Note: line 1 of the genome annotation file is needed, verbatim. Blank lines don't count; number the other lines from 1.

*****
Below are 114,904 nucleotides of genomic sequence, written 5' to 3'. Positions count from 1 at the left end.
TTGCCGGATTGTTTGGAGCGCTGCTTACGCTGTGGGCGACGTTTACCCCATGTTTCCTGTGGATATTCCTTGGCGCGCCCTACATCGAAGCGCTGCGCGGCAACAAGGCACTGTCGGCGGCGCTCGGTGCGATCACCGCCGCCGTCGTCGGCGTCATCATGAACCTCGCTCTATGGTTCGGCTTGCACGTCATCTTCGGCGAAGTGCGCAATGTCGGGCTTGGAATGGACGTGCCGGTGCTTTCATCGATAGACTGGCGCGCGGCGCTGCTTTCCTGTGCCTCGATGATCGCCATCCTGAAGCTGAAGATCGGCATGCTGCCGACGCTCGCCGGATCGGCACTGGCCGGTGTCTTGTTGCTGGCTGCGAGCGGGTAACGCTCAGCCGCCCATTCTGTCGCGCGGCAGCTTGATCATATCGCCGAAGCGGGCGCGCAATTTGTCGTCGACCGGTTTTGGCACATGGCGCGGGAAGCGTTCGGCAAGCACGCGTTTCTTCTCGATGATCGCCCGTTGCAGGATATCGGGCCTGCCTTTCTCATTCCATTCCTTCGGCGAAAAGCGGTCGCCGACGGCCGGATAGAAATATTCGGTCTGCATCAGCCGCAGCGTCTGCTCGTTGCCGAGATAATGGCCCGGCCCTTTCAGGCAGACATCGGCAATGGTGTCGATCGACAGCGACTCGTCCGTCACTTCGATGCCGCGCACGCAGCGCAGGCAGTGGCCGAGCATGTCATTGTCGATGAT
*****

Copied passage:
Below are 114,904 nucleotides of genomic sequence, written 5' to 3'. Positions count from 1 at the left end.